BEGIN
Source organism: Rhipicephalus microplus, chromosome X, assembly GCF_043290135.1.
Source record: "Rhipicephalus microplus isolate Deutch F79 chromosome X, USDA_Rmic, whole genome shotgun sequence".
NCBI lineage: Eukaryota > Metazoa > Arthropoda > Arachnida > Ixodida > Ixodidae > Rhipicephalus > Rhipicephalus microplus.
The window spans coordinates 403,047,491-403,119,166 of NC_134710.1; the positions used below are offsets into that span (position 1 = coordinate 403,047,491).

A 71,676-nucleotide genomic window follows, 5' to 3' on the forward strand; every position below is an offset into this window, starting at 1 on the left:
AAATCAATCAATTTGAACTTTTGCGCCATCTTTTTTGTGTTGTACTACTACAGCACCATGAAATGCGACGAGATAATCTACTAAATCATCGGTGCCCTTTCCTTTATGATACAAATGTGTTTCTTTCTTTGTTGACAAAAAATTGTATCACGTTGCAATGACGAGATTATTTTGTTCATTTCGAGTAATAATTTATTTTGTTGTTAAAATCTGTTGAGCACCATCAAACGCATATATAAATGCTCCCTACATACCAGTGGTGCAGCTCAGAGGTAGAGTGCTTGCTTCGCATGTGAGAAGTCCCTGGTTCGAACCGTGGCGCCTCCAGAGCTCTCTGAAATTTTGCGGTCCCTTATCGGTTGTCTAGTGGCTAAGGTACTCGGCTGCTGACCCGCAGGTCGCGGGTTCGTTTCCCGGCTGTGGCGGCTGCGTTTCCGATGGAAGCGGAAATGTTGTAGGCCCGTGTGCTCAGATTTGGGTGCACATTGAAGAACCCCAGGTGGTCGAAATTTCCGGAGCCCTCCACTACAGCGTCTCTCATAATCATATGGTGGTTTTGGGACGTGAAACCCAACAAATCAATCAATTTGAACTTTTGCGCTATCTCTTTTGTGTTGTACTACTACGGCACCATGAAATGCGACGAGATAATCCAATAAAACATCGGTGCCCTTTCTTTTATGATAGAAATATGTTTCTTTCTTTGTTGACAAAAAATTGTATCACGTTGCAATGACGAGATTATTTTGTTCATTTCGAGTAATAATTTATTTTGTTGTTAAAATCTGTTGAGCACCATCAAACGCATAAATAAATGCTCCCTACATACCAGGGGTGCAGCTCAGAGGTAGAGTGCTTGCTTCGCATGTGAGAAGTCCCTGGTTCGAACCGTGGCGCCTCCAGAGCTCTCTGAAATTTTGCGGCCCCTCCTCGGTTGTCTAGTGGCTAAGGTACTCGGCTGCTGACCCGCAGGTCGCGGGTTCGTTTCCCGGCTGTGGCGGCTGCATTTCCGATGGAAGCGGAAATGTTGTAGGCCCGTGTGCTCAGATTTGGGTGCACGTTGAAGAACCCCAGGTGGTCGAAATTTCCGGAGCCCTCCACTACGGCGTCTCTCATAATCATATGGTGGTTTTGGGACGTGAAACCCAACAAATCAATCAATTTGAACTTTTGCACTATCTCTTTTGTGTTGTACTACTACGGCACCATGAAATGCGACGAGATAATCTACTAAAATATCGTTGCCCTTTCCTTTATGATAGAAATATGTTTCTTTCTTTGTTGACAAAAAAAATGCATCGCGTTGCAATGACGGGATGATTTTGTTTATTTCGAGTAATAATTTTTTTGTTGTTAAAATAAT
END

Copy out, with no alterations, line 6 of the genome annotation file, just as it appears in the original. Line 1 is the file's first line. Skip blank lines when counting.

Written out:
AAATCAATCAATTTGAACTTTTGCGCCATCTTTTTTGTGTTGTACTACTACAGCACCATGAAATGCGACGAGATAATCTACTAAATCATCGGTGCCCTTTCCTTTATGATACAAATGTGTTTCTTTCTTTGTTGACAAAAAATTGTATCACGTTGCAATGACGAGATTATTTTGTTCATTTCGAGTAATAATTTATTTTGTTGTTAAAATCTGTTGAGCACCATCAAACGCATATATAAATGCTCCCTACATACCAGTGGTGCAGCTCAGAGGTAGAGTGCTTGCTTCGCATGTGAGAAGTCCCTGGTTCGAACCGTGGCGCCTCCAGAGCTCTCTGAAATTTTGCGGTCCCTTATCGGTTGTCTAGTGGCTAAGGTACTCGGCTGCTGACCCGCAGGTCGCGGGTTCGTTTCCCGGCTGTGGCGGCTGCGTTTCCGATGGAAGCGGAAATGTTGTAGGCCCGTGTGCTCAGATTTGGGTGCACATTGAAGAACCCCAGGTGGTCGAAATTTCCGGAGCCCTCCACTACAGCGTCTCTCATAATCATATGGTGGTTTTGGGACGTGAAACCCAACAAATCAATCAATTTGAACTTTTGCGCTATCTCTTTTGTGTTGTACTACTACGGCACCATGAAATGCGACGAGATAATCCAATAAAACATCGGTGCCCTTTCTTTTATGATAGAAATATGTTTCTTTCTTTGTTGACAAAAAATTGTATCACGTTGCAATGACGAGATTATTTTGTTCATTTCGAGTAATAATTTATTTTGTTGTTAAAATCTGTTGAGCACCATCAAACGCATAAATAAATGCTCCCTACATACCAGGGGTGCAGCTCAGAGGTAGAGTGCTTGCTTCGCATGTGAGAAGTCCCTGGTTCGAACCGTGGCGCCTCCAGAGCTCTCTGAAATTTTGCGGCCCCTCCTCGGTTGTCTAGTGGCTAAGGTACTCGGCTGCTGACCCGCAGGTCGCGGGTTCGTTTCCCGGCTGTGGCGGCTGCATTTCCGATGGAAGCGGAAATGTTGTAGGCCCGTGTGCTCAGATTTGGGTGCACGTTGAAGAACCCCAGGTGGTCGAAATTTCCGGAGCCCTCCACTACGGCGTCTCTCATAATCATATGGTGGTTTTGGGACGTGAAACCCAACAAATCAATCAATTTGAACTTTTGCACTATCTCTTTTGTGTTGTACTACTACGGCACCATGAAATGCGACGAGATAATCTACTAAAATATCGTTGCCCTTTCCTTTATGATAGAAATATGTTTCTTTCTTTGTTGACAAAAAAAATGCATCGCGTTGCAATGACGGGATGATTTTGTTTATTTCGAGTAATAATTTTTTTGTTGTTAAAATAAT